North Must Win GOP Doubters As First Step
RETIRED Lt. Col. Oliver North could become United States Sen. Oliver North after this year's elections. But first he must win over the doubters in his own party.
Republican national chairman Haley Barbour predicts Colonel North will succeed. But Mr. Barbour admits he is ``very concerned'' that the GOP vote in Virginia could split over North's controversial candidacy. The result? Democratic Sen. Charles Robb of Virginia could slip back into office with only a plurality vote, just as President Clinton captured the White House with only 43 percent support.
Mr. Barbour told a Monitor breakfast meeting with reporters that despite recent party in-fighting, North's campaign will attract the overwhelming majority of Republican voters. But he concedes that the defection of even a few thousand GOP votes ``could be the difference.''
North, who was involved in the Iran-contra arms sales to Nicaraguan rebels at the Reagan White House in the 1980s, has enthusiastic, strong support from conservatives across the country. His campaign spending, which already reached $6 million, could set a record in the Old Dominion.
GOP divisions over North are so deep, however, that Virginia's most popular Republican, Sen. John Warner, has refused to support his campaign. Marshall Coleman, a former GOP candidate for governor, may run for the Senate as an independent, and could siphon off North votes.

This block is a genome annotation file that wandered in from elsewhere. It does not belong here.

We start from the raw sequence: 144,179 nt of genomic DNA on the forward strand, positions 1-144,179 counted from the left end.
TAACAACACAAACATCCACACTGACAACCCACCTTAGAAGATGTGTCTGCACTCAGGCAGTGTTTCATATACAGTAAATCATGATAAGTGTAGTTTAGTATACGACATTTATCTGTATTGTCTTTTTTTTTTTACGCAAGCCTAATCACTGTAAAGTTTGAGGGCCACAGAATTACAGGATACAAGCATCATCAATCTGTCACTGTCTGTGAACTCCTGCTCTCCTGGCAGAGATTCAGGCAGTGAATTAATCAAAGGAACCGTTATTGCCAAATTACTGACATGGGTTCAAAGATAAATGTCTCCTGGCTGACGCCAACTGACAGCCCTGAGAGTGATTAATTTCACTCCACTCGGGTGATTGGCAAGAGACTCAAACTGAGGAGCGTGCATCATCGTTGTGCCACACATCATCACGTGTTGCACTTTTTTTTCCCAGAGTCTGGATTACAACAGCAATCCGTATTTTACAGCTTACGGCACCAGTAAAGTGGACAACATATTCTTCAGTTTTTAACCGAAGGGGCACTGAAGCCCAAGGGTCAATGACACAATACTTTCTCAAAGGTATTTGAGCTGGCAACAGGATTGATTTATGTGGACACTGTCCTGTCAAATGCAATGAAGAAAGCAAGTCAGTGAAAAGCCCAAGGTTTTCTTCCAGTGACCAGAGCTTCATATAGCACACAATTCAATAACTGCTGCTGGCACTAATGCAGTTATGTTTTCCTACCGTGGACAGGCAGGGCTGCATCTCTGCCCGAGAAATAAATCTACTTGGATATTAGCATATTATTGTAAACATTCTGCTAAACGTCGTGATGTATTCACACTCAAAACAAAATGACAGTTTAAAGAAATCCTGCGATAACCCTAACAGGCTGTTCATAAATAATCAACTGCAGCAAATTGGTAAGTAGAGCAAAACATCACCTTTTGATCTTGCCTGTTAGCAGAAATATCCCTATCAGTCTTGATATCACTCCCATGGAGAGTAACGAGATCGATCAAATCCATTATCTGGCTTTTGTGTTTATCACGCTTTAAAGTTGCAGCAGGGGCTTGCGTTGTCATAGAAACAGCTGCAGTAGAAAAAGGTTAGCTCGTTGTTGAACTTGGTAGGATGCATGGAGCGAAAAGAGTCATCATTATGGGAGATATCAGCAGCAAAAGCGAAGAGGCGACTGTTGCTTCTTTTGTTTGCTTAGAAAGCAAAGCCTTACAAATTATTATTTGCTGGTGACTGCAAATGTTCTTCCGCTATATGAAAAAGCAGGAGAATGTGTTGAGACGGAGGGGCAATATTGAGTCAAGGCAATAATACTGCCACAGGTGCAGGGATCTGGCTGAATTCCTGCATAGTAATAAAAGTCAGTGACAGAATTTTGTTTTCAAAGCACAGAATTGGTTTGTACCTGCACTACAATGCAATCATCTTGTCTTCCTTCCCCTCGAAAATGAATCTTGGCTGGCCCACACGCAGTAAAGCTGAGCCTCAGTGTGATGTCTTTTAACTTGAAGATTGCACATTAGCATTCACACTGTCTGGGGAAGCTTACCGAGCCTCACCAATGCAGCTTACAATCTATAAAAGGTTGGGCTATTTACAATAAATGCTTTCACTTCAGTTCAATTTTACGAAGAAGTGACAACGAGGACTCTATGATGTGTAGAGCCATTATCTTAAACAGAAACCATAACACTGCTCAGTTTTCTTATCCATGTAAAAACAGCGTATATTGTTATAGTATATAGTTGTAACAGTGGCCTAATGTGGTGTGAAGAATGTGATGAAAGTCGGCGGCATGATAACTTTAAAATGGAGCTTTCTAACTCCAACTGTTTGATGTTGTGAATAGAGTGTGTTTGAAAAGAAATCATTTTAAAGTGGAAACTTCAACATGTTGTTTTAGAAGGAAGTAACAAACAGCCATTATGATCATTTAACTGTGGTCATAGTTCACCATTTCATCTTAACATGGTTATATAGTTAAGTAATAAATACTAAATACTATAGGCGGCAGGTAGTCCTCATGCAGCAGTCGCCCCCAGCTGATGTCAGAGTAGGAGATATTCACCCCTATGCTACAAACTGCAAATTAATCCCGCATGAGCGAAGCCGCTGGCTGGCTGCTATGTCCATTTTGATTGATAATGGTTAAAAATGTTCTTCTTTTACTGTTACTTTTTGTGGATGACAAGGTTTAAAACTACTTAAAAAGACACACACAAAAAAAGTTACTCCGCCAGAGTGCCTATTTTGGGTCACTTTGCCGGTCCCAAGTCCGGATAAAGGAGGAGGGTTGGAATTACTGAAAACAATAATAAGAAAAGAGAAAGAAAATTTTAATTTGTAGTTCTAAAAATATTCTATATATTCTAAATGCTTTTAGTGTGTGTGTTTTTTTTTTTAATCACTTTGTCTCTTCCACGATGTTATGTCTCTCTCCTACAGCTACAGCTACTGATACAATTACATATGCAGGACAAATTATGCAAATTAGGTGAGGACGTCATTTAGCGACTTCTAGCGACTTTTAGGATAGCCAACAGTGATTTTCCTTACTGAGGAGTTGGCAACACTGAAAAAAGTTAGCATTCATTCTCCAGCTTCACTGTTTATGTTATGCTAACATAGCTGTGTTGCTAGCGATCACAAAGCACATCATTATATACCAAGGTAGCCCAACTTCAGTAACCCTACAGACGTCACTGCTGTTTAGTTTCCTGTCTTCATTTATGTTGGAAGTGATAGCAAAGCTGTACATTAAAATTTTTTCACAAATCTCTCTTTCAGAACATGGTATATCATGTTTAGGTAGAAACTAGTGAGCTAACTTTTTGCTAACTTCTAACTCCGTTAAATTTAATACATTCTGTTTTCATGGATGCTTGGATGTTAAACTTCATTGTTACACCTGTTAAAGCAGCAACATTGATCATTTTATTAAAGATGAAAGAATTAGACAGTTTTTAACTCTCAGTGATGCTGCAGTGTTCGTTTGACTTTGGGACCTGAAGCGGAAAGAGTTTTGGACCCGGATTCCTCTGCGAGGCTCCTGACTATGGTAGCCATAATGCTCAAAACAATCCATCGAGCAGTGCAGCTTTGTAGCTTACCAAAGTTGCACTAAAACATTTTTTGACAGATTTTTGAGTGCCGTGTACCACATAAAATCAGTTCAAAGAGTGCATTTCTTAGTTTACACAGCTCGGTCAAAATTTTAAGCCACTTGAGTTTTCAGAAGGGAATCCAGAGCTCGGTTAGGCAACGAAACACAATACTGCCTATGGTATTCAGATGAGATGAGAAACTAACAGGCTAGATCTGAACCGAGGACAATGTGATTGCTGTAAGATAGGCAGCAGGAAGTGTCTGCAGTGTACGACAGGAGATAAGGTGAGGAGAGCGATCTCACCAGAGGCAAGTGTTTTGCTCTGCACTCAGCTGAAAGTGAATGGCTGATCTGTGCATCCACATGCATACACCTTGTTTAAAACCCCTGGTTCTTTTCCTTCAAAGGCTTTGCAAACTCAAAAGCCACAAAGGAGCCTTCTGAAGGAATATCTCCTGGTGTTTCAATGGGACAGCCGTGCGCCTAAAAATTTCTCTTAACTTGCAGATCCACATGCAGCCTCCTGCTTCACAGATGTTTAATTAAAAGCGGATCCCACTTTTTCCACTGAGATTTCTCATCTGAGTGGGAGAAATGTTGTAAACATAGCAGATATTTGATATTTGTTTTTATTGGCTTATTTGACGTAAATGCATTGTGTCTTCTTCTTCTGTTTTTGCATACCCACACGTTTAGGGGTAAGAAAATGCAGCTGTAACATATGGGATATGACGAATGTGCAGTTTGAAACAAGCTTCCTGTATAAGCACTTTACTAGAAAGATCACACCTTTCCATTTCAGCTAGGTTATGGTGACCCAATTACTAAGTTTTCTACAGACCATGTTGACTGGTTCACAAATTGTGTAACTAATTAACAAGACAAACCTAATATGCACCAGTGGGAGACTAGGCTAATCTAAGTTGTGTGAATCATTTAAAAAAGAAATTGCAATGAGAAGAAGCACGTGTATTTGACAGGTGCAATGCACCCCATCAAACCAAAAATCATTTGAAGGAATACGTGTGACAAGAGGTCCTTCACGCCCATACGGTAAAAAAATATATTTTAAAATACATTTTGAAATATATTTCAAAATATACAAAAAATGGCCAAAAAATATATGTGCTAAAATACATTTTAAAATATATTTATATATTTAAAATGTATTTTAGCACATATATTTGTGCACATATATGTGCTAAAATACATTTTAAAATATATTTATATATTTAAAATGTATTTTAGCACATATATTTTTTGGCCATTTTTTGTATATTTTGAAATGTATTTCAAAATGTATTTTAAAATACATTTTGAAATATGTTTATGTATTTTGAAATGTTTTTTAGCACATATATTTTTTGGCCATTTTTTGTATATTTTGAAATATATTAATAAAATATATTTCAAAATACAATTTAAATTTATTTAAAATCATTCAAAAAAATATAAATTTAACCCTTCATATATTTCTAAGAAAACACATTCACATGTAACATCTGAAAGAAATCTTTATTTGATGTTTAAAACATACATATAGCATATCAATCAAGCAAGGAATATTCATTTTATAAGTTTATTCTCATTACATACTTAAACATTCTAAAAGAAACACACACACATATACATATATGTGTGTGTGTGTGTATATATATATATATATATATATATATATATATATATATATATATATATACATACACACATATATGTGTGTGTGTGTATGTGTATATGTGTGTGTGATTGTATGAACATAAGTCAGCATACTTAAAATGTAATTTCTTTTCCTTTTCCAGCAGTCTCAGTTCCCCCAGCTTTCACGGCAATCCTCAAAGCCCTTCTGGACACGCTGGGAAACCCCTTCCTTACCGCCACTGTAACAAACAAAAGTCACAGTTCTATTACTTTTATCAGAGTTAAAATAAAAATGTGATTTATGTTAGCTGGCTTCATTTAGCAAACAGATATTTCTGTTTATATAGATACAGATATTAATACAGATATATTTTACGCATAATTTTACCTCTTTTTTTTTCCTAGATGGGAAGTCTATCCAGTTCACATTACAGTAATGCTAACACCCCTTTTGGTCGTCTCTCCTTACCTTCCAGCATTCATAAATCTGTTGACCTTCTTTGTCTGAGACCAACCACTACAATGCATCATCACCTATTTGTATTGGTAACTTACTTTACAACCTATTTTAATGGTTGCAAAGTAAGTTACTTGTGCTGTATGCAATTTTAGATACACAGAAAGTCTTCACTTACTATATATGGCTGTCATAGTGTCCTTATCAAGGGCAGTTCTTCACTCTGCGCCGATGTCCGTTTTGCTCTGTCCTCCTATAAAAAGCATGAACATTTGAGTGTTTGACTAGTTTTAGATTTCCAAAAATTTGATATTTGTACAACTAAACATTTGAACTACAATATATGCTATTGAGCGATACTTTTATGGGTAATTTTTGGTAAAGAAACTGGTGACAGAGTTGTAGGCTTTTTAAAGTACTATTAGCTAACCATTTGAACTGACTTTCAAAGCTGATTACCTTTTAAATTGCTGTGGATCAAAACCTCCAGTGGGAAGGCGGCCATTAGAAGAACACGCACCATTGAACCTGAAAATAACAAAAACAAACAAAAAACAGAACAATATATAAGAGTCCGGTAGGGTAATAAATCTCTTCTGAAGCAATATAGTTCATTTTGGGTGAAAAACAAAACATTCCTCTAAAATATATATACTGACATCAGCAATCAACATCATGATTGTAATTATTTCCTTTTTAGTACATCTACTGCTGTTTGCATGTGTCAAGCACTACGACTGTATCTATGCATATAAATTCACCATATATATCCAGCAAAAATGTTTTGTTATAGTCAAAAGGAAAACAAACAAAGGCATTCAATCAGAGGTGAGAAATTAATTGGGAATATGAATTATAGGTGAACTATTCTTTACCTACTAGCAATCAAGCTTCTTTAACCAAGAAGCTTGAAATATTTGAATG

At the root of the problem is North's 1989 conviction on three criminal charges: obstruction of Congress, destroying White House documents related to the arms sales, and receiving an illegal gratuity.
The documents conviction was later thrown out by an appeals court. The other two charges were eventually dropped when appeals judges ruled that witnesses against North may have been tainted.
In the long run, Barbour says it will be President Clinton's and Senator Robb's unpopularity that will be critical for voters, not North's old legal troubles.
Barbour says the Clinton downdraft already is helping Republicans in the California Senate and gubernatorial races and the Texas governor's contest.